Imbert challenges economist's impartiality, rejects invitation
Finance Minister Colm Imbert has rejected an invitation from economist Indira Sagewan-Alli to discuss the recent Mid-Year Review budget presentation, questioning her impartiality in light of alleged ties to the United National Congress (UNC).
Imbert, who is acting as Prime Minister while Prime Minister Dr Keith Rowley heads a delegation to China and Australia, said to LoopTT that Sagewan-Ali has 'active political connections to the UNC' and therefore cannot be considered neutral.
“Apart from being a former UNC MP and UNC Senator, Ms Sagewan Alli was nominated and screened at Rienzi Complex in 2010 to contest the St Joseph seat for the UNC. As far as I am concerned, she has active political connections to the UNC and cannot by any stretch of the imagination be deemed to be a neutral, unbiased or objective commentator.”
“I am shocked that with her past political history and having presented herself for screening to be a UNC candidate in 2010 that she is still claiming to be independent,” he said.
In a social media post, Sagewan-Ali invited Imbert to discuss the mid-year budget review on IETV, accusing him of using Parliamentary privilege to criticise economists who do not agree with government's fiscal strategy.
"When a minister feels it is necessary to cowardly call you out under parliamentary cover, people SHOULD listen to you! This is water off my back, as I’ve been called PNM by UNC for speaking on behalf of country and more than once, UNC by PNM for speaking for country. And when each in opposition they call and value my opinion. That said, I continue to do what I do unbiased, unafraid, putting country first."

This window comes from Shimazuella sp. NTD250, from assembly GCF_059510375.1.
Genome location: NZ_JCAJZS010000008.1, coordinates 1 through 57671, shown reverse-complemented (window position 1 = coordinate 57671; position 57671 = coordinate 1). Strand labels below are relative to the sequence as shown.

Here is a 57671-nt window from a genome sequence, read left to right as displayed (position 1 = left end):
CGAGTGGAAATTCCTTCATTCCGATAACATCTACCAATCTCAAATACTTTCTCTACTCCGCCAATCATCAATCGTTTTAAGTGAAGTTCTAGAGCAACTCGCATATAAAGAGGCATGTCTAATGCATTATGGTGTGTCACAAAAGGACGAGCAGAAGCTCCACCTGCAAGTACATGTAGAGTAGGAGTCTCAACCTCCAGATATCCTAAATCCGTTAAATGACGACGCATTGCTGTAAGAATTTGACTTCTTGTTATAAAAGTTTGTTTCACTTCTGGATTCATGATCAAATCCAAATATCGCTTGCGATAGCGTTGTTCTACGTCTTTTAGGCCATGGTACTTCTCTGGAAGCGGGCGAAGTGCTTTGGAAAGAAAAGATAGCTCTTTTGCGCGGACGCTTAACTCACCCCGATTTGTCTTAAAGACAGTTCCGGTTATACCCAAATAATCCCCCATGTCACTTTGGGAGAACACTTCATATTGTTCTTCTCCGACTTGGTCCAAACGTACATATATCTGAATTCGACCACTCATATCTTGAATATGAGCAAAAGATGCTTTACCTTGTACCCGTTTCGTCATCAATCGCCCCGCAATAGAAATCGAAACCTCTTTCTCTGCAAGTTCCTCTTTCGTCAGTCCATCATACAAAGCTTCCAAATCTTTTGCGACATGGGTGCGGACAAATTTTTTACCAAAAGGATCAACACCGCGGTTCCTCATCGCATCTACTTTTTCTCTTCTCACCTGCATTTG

"Minister Imbert, I’m calling you out now, no cover of parliament. Explain the growth in the non-energy sector you claim. Which specific sectors? Tourism? Manufacturing? Agriculture? Yachting?"
"Minister I can tell you what needs to be done to actually spur real growth in non-energy industries and explain how yours and most every other government have and continue to fail the diversification agenda. Open invitation Minister. I, and I’m sure the country, look forward to your response."
"I don’t need the protection of the parliament, Honorable Minister. I am very confident in my professional experience and expertise and say to you let’s have a one on one in the interest of country," she said.
Speaking in Parliament last week, Imbert said that Sagewan-Alli and other economists lacked credibility due to their political affiliations.
"One got money from the UNC, one was a UNC MP, one worked against the government and the people of Trinidad and Tobago with the CL shareholders to try and deprive the country of that $23 billion and one is trying to peddle crypto-currency in Trinidad and Tobago. I'm sorry, I must listen to them? Come better than that. Come with somebody with credibility please."
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